Revisiting Rebuilding the House: the impact of the Wright reforms - Political and Constitutional Reform Committee Contents

1  Introduction


1.  The Select Committee on Reform of the House of Commons, which came to be known popularly as the Wright Committee after its Chair, Dr (now Professor) Tony Wright, was appointed by the House of Commons on 20 July 2009. It was asked to consider and report on four specified matters:

  • the appointment of members and chairmen of select committees;

  • the appointment of the Chairman and Deputy Chairmen of Ways and Means;

  • scheduling business in the House, and

  • enabling the public to initiate debates and proceedings in the House and closely connected matters.

2.  The Wright Committee reported to the House on 4 November 2009.[1] It produced 50 recommendations and conclusions on three main subjects:

  • control of the Parliamentary agenda, on which it called for the establishment of two new committees, a Backbench Business Committee and a House Business Committee;

  • Select Committees, on which it recommended elections for chairs and members, and

  • public initiation of proceedings.

3.  The Report said that, "at a time when the House of Commons is going through a crisis of confidence not experienced in our lifetimes ... largely, but not exclusively, because of the revelations about Members' expenses ... both structural and cultural change" were required. The House voted on 22 February and 4 March 2010 to approve and in some cases give effect to many of the recommendations made in the Committee's Report, and in March 2010 the Committee published a second Report on the implementation of its recommendations.[2] This set out the Standing Orders framework necessary for the implementation of a key recommendation: the establishment of a Backbench Business Committee to start work as soon as practicable after the start of the new Parliament which would be elected later that year.

4.  The Backbench Business Committee was established in June 2010, just after the General Election of that year, and key changes recommended by Wright to select committees, notably the election of chairs and members, were implemented at around the same time.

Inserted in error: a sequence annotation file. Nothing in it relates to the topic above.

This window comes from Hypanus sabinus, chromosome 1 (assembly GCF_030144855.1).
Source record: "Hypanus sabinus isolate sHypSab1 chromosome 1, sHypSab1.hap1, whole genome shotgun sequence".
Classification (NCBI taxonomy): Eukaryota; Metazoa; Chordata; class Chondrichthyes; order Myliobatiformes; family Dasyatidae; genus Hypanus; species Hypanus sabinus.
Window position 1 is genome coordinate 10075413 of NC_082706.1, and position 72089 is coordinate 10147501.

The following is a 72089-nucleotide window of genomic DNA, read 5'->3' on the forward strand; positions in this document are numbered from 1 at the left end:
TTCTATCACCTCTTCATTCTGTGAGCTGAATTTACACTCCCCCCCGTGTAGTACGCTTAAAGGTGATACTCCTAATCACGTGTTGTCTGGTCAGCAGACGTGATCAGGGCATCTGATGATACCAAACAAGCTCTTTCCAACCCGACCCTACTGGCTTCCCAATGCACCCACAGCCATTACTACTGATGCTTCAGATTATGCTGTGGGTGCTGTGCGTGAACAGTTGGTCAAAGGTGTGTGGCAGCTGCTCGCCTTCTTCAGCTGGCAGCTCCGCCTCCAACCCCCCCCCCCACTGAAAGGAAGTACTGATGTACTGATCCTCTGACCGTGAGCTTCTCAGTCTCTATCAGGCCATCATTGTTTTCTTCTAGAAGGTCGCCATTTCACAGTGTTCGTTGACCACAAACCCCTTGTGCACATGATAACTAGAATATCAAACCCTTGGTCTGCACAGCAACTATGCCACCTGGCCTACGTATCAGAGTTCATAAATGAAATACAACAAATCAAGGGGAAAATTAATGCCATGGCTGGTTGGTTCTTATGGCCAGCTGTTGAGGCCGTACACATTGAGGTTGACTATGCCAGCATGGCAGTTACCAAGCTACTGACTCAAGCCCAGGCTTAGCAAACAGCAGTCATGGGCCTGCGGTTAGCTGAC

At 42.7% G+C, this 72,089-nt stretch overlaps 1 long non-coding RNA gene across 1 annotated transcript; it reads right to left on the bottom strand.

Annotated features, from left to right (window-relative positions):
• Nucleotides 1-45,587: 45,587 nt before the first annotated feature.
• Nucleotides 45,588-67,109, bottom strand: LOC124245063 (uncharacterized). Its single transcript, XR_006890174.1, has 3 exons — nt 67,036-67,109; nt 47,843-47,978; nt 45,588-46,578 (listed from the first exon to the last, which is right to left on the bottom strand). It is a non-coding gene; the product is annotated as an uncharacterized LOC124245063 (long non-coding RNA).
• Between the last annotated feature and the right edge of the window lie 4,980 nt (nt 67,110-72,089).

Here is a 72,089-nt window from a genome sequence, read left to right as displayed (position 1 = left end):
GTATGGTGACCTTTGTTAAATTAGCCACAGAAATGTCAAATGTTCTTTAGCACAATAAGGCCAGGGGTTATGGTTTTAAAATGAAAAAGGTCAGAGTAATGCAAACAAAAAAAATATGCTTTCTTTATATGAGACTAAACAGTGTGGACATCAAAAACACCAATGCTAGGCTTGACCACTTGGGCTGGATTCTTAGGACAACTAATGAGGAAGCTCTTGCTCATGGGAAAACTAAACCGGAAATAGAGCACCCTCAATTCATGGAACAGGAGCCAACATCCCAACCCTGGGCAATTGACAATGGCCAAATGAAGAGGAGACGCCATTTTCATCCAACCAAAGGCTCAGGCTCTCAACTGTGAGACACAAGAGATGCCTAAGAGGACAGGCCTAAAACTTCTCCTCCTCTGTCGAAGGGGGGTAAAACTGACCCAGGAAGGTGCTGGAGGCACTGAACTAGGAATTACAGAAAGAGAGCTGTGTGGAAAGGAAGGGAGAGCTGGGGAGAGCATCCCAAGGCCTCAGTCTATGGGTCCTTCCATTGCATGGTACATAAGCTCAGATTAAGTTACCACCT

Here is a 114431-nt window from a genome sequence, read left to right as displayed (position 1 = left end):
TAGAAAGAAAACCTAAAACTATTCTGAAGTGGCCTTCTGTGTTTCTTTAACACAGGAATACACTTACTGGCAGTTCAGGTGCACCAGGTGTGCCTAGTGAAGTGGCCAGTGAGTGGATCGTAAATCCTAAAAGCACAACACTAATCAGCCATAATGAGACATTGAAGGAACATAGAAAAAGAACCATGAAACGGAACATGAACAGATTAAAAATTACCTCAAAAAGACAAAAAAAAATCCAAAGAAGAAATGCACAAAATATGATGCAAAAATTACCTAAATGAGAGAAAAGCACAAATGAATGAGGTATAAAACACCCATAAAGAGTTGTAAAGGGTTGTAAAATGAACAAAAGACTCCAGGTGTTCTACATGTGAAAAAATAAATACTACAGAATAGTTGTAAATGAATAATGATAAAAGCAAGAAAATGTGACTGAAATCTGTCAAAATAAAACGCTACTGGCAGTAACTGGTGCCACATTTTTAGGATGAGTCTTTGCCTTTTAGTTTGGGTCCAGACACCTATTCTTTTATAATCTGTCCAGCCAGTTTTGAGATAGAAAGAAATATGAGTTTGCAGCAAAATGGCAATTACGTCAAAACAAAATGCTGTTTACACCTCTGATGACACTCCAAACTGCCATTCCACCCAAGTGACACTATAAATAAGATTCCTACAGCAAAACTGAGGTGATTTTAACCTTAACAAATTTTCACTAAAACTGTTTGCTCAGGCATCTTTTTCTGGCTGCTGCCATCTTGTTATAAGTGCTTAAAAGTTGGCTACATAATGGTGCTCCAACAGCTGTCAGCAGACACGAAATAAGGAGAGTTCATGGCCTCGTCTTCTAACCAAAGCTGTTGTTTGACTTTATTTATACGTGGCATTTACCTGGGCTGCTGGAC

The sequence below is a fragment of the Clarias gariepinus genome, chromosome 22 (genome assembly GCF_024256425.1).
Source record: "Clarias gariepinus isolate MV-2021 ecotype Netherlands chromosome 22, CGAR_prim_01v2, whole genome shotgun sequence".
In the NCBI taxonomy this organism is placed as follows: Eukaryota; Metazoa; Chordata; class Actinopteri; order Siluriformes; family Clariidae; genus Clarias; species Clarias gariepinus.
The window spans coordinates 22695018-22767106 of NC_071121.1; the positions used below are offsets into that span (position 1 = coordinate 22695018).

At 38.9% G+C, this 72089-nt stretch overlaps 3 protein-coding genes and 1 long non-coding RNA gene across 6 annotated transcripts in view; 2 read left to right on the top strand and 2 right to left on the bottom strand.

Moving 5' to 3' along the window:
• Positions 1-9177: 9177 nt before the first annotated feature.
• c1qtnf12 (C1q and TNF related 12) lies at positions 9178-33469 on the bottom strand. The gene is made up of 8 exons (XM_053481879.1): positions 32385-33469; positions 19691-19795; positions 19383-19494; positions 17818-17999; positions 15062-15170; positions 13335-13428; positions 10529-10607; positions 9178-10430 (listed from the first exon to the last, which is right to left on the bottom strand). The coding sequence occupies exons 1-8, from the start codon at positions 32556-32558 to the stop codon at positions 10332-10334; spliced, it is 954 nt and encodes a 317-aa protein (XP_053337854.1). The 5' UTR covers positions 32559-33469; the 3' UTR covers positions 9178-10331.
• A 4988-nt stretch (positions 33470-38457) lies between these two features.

5.  The questions we asked in this inquiry were:

  • To what extent have the Wright reforms succeeded in making the House of Commons matter more, increasing its vitality, and rebalancing its relationship with the Executive?

-  Which reforms have been most significant in this context?

  • To what extent have the Wright reforms succeeded in giving the public a greater voice in parliamentary proceedings?

  -  Which reforms have been most significant in this context?

  • Which reforms proposed by the Select Committee on Reform of the House of Commons have not yet been implemented?

  -  What is the reason for delay in implementation?

-  What impact would these reforms be likely to have on how the House of Commons functions and is perceived by the public?


6.  We held five sessions of oral evidence, hearing from 17 witnesses, and we received 30 written submissions. We are grateful to all those who have given evidence.

7.  Our inquiry has not been the only examination of the House's progress on these issues since Wright reported. As we note throughout this report, several other Committees have considered issues relevant to the Wright Committee's proposals; our own evidence, and our own conclusions, have tended to concentrate on select committees, the Backbench Business Committee and the proposal for a House Business Committee. We also took substantial evidence on public engagement, and particularly on petitions.

1   Select Committee on Reform of the House of Commons, First Report of Session 2008-09, Rebuilding the House, HC 1117 Back

2   Select Committee on Reform of the House of Commons, First Report of Session 2009-10, Rebuilding the House, Implementation, HC 372


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Prepared 18 July 2013